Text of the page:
I am thankful to Sari Hanafi, Geofrey Players and Chris Dunn, for inviting me to be a part of this beautiful homage to one of the most important intellectuals of our times. Wallerstein was a thinker who had a critical focus on modernity, and who committed to unveil its temporality, its plots and fragilities, in order to make a contribution to transcend it, or at least, as he said, its capitalistic version.
Here I will speak about three concepts, that are fundamental not only in understanding Immanuel Wallerstein´s thinking, but also for further investigating the leads that he proposed, in order to decipher reality, as well as to analyze those leads critically.
Following the paths that Marx and Braudel unveiled, Wallerstein coined the concept of world-system, viewing social constructs as complex and ever changing processes, articulated around a node of coherence or world-vision, that despite its infinite and diverse interconnections, maintains a common referential meaning. A troubled, even antagonistic one, nevertheless cohesive.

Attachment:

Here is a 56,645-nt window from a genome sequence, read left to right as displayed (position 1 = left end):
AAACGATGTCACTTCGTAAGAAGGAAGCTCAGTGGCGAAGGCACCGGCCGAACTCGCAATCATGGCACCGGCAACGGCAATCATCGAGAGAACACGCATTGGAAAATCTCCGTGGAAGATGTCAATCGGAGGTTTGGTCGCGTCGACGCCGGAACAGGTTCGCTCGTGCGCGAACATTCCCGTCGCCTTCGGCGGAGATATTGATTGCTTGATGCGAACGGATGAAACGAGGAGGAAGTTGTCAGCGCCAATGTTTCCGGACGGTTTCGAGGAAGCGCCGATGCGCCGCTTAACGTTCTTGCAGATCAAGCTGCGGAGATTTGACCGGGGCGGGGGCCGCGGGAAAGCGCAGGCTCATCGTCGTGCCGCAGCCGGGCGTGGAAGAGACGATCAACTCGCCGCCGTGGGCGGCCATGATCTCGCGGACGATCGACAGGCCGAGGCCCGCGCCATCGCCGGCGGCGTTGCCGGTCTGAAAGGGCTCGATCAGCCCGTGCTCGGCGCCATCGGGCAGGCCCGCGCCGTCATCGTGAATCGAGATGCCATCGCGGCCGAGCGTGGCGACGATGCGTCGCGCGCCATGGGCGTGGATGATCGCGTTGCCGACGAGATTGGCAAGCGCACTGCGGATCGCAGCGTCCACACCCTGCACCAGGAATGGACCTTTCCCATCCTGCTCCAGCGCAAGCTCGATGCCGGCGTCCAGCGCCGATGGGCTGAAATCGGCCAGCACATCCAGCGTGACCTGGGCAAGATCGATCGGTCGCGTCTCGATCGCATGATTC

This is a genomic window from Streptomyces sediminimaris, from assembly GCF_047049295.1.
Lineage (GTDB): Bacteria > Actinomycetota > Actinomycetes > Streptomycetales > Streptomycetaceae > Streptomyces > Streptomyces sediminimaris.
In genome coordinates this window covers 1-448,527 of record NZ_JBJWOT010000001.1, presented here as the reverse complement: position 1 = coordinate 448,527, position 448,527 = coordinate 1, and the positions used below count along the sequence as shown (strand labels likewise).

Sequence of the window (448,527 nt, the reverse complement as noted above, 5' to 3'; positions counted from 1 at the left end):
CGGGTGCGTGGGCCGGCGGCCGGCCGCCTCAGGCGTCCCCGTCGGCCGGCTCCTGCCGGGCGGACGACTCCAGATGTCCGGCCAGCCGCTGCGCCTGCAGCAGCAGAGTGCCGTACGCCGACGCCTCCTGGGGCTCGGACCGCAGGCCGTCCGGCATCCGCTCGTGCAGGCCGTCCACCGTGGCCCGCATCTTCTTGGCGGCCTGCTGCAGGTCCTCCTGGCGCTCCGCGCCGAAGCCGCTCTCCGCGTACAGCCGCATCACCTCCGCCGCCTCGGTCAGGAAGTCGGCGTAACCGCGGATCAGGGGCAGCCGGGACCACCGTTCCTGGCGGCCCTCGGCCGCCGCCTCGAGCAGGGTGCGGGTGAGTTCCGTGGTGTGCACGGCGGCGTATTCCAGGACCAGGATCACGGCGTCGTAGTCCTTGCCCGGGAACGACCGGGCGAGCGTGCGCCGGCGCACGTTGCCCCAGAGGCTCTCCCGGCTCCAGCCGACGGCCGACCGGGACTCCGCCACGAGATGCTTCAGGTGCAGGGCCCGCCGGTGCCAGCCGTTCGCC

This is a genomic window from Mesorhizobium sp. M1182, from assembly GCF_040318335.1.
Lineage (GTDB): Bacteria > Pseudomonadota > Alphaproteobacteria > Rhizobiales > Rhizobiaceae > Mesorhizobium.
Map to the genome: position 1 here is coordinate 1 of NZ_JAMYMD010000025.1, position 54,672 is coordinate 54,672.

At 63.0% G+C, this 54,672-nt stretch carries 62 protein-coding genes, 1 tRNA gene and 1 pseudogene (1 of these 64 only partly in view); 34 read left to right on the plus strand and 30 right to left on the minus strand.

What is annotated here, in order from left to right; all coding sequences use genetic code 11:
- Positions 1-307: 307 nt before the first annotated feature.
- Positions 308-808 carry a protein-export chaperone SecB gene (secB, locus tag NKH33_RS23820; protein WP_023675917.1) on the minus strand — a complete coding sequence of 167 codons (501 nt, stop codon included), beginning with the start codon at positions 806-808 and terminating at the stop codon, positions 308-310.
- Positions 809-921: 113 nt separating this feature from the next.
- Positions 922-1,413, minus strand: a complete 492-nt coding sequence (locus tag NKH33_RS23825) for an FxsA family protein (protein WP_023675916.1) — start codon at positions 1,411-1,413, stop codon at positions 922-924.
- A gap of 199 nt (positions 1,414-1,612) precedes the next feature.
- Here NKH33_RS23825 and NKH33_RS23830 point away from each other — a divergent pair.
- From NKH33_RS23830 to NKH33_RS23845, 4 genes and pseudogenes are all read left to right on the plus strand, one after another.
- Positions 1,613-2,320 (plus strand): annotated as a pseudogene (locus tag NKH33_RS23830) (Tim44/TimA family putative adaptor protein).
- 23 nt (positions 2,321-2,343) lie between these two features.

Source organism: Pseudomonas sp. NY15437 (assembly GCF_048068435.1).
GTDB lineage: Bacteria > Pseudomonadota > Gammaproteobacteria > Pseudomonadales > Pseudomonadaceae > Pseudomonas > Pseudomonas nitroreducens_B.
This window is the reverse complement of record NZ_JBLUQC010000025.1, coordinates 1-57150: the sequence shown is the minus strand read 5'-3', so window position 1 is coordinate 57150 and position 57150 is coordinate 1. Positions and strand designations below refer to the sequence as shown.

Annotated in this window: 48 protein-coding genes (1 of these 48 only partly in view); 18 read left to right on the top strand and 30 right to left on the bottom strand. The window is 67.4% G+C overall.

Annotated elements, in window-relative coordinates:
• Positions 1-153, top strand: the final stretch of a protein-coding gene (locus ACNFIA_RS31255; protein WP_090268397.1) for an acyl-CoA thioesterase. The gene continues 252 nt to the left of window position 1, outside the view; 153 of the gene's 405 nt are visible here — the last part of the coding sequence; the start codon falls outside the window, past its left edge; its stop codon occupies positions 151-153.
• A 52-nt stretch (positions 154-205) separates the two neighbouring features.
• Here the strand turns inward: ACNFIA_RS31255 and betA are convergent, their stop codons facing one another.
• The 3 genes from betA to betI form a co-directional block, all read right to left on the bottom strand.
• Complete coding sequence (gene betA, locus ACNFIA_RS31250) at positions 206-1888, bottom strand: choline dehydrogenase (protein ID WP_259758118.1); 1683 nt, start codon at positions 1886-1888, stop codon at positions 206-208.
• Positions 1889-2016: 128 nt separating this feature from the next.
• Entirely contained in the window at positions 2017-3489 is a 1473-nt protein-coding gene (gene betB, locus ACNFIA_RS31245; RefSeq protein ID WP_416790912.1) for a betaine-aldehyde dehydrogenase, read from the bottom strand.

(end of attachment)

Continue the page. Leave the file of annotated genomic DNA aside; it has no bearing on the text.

From the Marxian idea of accumulation of capital, to the Braudelian concept of material civilization and from there to Wallerstein’s world-system, the intelligibility of social phenomena has progressively incorporated complexity, allowing us to understand the multidimensional composition of life.
When Immanuel Wallerstein talked about systemic crisis, pointing towards the cultural revolt of 68 as a split or tipping point, many intellectuals rejected the idea. From the perspective of the world-system, that was nothing more than the first sign of a process, to be later ratified by the so-called oil crisis of 1973. This also manifests, since 50 years ago, as the ecological decline that swallows forests and jungles, as it desertifies the land, cancels the life conditions for thousands of species, and exponentially multiply the extinction rates, while it melts glaciers, rises the ocean level and heats the planet. It is the world-system, as a complex whole, that loses its coherence and, using Wallerstein´s words, gets out of joint.
For Wallerstein, this is the moment of systemic dissipation.
The modern capitalistic world-system does not have the conditions to perpetuate itself anymore, because it went beyond its point of no return. Although, there is no way of turning back because moving forward implies to distend the straps of social ordinance, to keep losing coherence and to enter a deep process of dislocation.
The materiality of the modern capitalistic world-system, immanently linked to its rationale, was mainly constructed with fossil fuels, plastic, the automobile and cement, as its building blocks. With wheat and meat as the dietary basis, and the codification of thought in binary instructions, as an appropriating drift.